“Who me ? “
“ Noooooo, surely not!” aghast, and utter disbelief.
I could not believe the answer I was hearing, surely it was a mistake?
So I asked again, “Mirror mirror on the wall, who is the perfectionist amongst us all?”
“You are” came back the response, again. Without hesitation. No. Mistake.
As the saying goes, “never ask a question you do not want to hear the answer to.”
What do you do with that? What do you do with a revelation so unexpected it quite simply leaves you dumbfounded.
Well, there was only one thing to do, I consulted those around me, surely they would back me up, there was no way the reason for my difficulties with a particular person was due to my perfectionist personality disorder ( my term , not a medical diagnosis)
One by one I confidently enquired of my friends and family “ am I really a perfectionist ? ”
My nearest and dearest were not astounded that I asked the question, no, they were astounded that I had so little self knowledge, or self awareness, or whatever you want to call it, that I did not know this about myself.
The words “duh” where said more times than I care to count.
The Enneagram personality test so accurately described me, it was no wonder I was in denial, I even had an idea of what a perfect perfectionist looked like? ( and it wasn’t me.)
Procrastination is a character flaw, fault, I am well aware of, no mirror required. A constant struggle.
More often than I care to admit, miss opportunities because I’m so focused on “ getting it right” as opposed to getting it done. A crippling tendency to focus on too many small details that I often become so overwhelmed I do nothing.
This is a classic symptom of perfectionism.
I procrastinated so long on this blog post, for so many reasons, the timing, the season, the lightening ( the photographers concern not mine), the writing….
That’s when I realized, I need a new norm.
Less perfection, and a lot more appreciation.
The spilt salt next to the chopping board, ( I couldn’t have styled the casualness of it if I had tried ) as I cook my husband breakfast. Not a perfect marriage, a union filled with more faults and flaws, challenges and obstacles than I would have imagined on that seemingly perfect day six years ago. Imperfect, yet perfect for me.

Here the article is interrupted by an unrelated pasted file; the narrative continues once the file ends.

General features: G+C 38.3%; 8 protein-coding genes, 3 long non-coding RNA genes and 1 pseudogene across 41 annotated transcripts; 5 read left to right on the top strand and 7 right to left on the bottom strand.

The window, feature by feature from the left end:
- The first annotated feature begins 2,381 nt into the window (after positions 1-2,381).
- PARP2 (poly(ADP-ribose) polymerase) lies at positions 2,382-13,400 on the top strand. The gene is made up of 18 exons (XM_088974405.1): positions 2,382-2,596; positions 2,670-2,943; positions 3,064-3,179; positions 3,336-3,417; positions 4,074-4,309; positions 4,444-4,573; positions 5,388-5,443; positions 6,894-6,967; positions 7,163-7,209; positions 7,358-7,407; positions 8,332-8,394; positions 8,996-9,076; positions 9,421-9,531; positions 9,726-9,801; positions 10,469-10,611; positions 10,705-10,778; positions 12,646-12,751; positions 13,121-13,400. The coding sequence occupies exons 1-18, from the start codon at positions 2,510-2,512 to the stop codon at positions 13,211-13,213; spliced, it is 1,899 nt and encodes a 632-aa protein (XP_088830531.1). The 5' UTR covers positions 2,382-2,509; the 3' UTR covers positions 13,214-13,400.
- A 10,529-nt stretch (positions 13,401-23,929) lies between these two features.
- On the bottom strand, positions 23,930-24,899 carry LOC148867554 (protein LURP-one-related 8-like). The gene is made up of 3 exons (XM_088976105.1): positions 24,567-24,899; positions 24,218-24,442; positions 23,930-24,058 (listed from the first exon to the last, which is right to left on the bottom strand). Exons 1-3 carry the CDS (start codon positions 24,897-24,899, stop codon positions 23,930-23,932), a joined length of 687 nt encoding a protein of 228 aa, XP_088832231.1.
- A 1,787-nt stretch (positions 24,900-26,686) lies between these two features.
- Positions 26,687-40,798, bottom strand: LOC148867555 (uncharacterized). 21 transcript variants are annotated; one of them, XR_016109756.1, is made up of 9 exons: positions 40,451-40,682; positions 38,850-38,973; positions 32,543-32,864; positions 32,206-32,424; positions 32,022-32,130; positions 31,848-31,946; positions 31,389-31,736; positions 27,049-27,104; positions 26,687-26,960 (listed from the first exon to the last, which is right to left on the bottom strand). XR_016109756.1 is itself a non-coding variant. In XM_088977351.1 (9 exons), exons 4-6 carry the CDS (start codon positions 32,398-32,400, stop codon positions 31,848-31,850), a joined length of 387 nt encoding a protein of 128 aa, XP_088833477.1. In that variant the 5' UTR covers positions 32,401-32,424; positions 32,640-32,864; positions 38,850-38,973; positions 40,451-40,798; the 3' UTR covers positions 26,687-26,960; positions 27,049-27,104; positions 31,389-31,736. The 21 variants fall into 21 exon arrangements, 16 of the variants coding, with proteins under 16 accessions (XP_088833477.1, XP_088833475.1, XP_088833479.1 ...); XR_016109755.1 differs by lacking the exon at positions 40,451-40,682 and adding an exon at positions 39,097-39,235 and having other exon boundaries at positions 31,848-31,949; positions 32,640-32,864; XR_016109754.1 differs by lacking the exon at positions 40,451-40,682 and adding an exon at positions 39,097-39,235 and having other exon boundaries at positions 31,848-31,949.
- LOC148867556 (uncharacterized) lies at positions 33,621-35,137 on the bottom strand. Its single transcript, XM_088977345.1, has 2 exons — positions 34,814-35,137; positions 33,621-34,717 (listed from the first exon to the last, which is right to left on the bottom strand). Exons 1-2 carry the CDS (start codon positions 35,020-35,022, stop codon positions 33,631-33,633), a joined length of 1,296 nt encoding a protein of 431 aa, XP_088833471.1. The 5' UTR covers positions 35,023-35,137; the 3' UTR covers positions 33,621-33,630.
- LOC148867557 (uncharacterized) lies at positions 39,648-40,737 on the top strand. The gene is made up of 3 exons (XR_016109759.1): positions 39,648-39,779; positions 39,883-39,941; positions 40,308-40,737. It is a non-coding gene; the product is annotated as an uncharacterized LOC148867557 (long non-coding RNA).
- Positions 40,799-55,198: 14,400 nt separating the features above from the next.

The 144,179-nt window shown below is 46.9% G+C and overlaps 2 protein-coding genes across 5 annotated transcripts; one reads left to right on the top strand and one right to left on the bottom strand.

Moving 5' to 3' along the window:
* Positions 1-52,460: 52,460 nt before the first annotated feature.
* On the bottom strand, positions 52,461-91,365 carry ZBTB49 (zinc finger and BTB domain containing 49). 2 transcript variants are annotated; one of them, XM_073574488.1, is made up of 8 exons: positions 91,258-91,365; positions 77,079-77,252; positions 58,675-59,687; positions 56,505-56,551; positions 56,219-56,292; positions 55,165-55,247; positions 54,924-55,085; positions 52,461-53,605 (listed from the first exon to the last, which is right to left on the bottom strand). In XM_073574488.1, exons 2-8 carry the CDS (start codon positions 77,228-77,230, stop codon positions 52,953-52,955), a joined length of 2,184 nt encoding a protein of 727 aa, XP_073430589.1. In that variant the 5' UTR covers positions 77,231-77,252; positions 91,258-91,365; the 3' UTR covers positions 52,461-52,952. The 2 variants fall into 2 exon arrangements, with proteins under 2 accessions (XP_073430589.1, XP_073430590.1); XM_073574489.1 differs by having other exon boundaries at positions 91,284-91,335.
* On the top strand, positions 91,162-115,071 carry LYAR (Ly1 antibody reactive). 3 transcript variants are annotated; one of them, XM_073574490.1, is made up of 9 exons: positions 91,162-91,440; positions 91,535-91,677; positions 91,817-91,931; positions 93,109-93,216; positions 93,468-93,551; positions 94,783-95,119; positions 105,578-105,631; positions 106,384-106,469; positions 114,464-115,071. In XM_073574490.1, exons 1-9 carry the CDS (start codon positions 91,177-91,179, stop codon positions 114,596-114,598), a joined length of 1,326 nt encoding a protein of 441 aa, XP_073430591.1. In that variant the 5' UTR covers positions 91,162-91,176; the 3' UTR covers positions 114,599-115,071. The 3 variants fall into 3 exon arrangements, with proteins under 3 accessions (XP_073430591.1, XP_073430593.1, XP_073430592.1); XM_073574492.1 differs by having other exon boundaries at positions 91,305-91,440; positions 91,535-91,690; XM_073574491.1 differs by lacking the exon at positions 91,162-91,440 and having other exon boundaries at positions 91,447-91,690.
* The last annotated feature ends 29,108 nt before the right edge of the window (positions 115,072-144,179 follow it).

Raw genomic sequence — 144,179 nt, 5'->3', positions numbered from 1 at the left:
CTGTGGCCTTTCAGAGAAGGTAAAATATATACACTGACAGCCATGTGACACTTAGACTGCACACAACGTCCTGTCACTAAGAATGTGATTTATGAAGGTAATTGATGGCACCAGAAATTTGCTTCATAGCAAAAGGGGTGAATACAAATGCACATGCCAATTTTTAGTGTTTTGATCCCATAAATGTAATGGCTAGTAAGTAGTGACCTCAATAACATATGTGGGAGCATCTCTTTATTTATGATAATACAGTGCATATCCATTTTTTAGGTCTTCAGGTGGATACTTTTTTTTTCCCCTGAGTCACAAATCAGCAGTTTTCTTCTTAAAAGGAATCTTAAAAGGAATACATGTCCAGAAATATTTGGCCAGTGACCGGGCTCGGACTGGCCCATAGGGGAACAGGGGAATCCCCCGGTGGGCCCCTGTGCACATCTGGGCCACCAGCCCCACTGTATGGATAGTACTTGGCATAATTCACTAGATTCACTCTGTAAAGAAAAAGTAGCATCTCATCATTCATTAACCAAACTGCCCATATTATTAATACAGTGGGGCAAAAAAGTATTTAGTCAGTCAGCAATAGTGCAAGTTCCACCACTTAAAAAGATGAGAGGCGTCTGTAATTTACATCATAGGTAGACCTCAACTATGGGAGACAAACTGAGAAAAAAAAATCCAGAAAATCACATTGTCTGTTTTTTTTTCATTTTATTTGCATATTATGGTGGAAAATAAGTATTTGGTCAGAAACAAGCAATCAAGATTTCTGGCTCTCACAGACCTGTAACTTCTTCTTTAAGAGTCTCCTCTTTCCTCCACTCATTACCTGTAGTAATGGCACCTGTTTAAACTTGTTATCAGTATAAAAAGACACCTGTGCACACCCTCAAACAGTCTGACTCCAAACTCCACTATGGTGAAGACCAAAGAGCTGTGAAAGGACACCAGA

The beautiful swan stems of the tulips on the sideboard. Curving and drooping after a few days of freedom from their brown paper straight jacket. So carefully were they portrayed as perfect and upright prior to purchase. Once the shiny cellophane exterior was removed they couldn’t suppress their true nature, not one identical bud, each one unique and different.
These amazing quinces. Not one the same shape. Not one of them perfect. Yet each one so absolutely perfect! I love these pictures, I love the props, I love the lighting, I love every imperfect detail of this shoot.
This post, not as well written as I might have liked, but it’s done, and without further delay, and too much editing, no more perfecting and procrastinating, agonizing and scrutinizing.
Imperfection, my new perfection.
Sticky Poached Quince with pink peppercorns, bay and vanilla
To prepare the quinces, wipe them with a dish towel to remove the downy fur
Prepare a bowl of lemon water, and pop the quinces into the water once you have cut them
the flesh discolours quickly and as cutting them can be quite a task, its best to have the lemon water ready.
2 liters of water
2 cups sugar
1 lemon, zest and juice
2 tablespoons pink pepper corns, slightly crushed
2 vanilla beans, split
10 bay leaves
Drain the quinces from the lemon water and place all the ingredients with the quince quarters in a large pot.
Cover with a round of grease proof paper with a hole cut in the centre ( the size of a R5 piece or a walnut )
Simmer ( don’t boil) for approximately 1 1/2 – 2 hours, and is easily pierced with a sharp knife.
Remove quinces, increase the heat and reduce the liquid until thick and syrupy.
Serve quinces with blue cheese and drizzled with the syrup.
Cooked quinces will keep for a week in the fridge.
You could also try bottling them in the liquid, I did not, but will give it a try next time.
Serve the “preserved quinces” along side a mature cheddar and some goats cheese.
Roasted Quince with cinnamon, mace and star anise
The fragrance of these roasting was beyond description. If the poaching recipe above seems a bit labour intensive ( its not really) then give the roasted quinces a go.
I didn’t really measure, and cooked more by feel, so this is a rough guide.
1 lemon, finely zested and juice
100g fragrant honey such as orange blossom
2- cinnamon sticks
couple of pinches of mace
4 star anise
Preheat the oven to 180C
Place the fruit cut-side down in a roasting tin. Whisk the water, the lemon juice, and honey together, and pour over the quinces. Scatter the spices around the quinces in the tray.
Bake uncovered for approximately an hour, until sticky and golden. Flip the quinces right-side up and continue baking until very tender when pierced with the point of a sharp knife– about another 15 minutes
Remove the pan from the oven and set aside to cool slightly. Serve warm with cream, custard or vanilla ice cream.
Imperfect Recipes & Styling Taryne Jakobi
Perfect Photography Libby Edwards